Since it’s open anyway, might as well take a peek inside, not too much going on in here really besides the carpet sort of folded over and the right turn signal trim. I can’t figure out what’s with the area that it was mounted to, perhaps this car was in an accident and part of the rear was replaced and then painted after the tail light was replaced? Odd that it’s a brown color under the edge of it, it should be body color. The fuel filler is under the center panel where the Granada script used to be.
It appears that these are the Corinthian Vinyl (yes Ford had a Corinthian Vinyl, I guess Chrysler scooped up all of the real thing) bucket seats in White, which seems a bit odd that the buyer didn’t get a center console to go between them. Why not just get the bench seat instead then? This one has the $5.99 ($1.79 in 1976 most likely) Walmart cupholder tray on the center hump which works just as well. Power windows, cruise control, lots of goodies.
I was at first baffled by what appeared to be a very 2000’s smoked gray wood package and then figured maybe it’s the Wizard of Oz edition or something but for some reason the plastic wood seems to have died off and weathered like driftwood. But only on the left side of the car. And not in the speedometer itself. Odd, have not seen this before.
76,596 miles but who knows how many times that’s gone around. It seems like this would be a fairly frightening car to try to get up to anywhere near maxing out the speedo at 120mph, although I doubt it could achieve that except maybe on the run from the 11,000 foot Eisenhower Tunnel back down into Denver. Braking from those speeds in this car might be a little hairy, however according to the brochure it was possible to spec four wheel disc brakes as an option on a Granada which surprised me as well. Maybe it is just like a Mercedes after all…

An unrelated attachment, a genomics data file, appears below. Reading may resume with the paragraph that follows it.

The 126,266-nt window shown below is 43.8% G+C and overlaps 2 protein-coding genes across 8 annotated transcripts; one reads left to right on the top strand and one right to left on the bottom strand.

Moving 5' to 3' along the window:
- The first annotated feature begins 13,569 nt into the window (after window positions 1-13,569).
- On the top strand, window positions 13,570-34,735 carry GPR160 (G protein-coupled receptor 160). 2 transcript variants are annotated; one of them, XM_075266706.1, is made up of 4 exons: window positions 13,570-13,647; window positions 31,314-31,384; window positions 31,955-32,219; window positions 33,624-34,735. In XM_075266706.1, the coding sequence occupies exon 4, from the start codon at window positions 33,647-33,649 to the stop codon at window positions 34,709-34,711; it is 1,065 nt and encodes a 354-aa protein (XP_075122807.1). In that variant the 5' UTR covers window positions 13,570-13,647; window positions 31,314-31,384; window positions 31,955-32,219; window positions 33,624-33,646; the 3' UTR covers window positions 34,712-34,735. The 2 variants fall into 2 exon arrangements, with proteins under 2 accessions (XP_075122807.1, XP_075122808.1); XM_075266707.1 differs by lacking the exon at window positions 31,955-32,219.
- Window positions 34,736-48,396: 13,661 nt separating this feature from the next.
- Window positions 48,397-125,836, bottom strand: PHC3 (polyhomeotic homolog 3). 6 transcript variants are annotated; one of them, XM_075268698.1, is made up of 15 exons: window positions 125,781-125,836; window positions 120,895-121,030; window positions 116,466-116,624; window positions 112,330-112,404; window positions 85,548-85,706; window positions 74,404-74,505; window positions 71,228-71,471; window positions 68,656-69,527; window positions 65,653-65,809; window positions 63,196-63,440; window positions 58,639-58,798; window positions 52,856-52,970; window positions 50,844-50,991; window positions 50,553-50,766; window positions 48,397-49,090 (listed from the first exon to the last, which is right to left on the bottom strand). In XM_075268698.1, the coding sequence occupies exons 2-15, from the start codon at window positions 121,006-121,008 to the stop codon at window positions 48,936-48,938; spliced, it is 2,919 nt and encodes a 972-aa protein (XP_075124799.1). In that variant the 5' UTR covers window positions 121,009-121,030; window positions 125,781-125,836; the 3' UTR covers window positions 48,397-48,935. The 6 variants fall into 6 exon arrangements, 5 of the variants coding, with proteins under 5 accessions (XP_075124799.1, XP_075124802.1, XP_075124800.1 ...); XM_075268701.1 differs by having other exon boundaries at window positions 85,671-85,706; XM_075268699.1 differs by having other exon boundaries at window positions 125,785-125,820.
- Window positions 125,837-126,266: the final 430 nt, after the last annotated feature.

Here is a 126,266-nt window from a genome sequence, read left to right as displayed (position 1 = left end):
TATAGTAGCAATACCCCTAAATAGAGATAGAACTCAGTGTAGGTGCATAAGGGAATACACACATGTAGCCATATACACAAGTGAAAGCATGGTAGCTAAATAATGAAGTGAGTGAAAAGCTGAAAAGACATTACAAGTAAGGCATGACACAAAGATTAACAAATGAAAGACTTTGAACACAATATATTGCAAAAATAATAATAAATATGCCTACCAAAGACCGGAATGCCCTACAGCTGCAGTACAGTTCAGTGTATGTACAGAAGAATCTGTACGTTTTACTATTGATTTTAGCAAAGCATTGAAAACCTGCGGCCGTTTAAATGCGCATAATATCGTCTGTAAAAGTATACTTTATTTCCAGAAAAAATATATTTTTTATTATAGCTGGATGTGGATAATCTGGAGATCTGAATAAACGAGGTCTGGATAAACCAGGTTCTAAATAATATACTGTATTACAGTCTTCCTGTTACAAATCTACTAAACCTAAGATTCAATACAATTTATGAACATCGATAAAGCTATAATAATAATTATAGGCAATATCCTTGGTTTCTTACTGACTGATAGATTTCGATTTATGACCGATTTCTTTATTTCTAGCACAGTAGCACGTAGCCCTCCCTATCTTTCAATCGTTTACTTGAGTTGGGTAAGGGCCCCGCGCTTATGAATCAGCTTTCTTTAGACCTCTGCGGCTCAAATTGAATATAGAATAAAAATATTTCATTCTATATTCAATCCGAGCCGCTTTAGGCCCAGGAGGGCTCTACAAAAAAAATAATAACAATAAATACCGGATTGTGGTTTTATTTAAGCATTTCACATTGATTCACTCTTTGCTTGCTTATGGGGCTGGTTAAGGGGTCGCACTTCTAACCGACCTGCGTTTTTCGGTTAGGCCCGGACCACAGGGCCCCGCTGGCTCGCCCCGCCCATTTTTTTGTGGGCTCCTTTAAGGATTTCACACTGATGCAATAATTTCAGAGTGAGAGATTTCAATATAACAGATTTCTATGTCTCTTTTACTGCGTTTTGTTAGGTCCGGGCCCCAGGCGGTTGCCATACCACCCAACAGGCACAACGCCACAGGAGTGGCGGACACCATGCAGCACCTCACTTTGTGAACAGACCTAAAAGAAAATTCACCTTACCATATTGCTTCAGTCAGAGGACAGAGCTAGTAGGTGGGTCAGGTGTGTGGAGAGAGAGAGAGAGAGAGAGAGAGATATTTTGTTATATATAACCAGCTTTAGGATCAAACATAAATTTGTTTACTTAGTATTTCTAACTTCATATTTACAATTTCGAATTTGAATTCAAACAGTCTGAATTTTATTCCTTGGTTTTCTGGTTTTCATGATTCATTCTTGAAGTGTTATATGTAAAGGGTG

Another crest (a Ford one again), this time on the pleated door panel. There are more crests on the D-pillars and a couple of other places, although they were missing in most places.
And here’s the real Ghia crest which looks better to me, perhaps just due to the design or that it’s older. It all reeks of Iacocca though with the badging and tuftery going on here but thankfully no vinyl roof. That Granada nameplate in the above panel could be replaced by a clock if one was so inclined, presumably so the passenger could count the minutes until his or her ride was over.
The backseat looks comfy if a bit short of bottom cushion length. The first thing that came to mind upon seeing this was the scene towards the beginning in Pulp Fiction, whereafter the whole area was reupholstered in blankets…Weird how these memories just pop up sometimes but there it is. Anyway, white interiors seem like just as bad of a long term idea now as back then.
Built in Wayne, Michigan (the W in the VIN) and ordered in the Denver region (that’s the 76 code at the bottom right, DSO stands for District Sales Office), color code 47 is Light Green, Trim CW is Corinthian vinyl buckets in White, W is a C4 3-speed automatic, and the 6 for the axle denotes a 3.00 rear. The 54K body code is for the 4-door Ghia models (both Ford and Mercury Monarch).
For the 1976 model year, a total of 694,607 Granadas and sister Mercury Monarchs were built of which 52,457 were Granada Ghia 4-door models. This starts to put into perspective why Ford canned the Fusion, the freaking ’76 Granada outsold it 3:1. Jeez.
Well, I think I’ve done enough to give this Granada a decent send-off. I don’t know that this thing ever really did light my fire but I have become hungry enough to head to the fridge in search of some pie…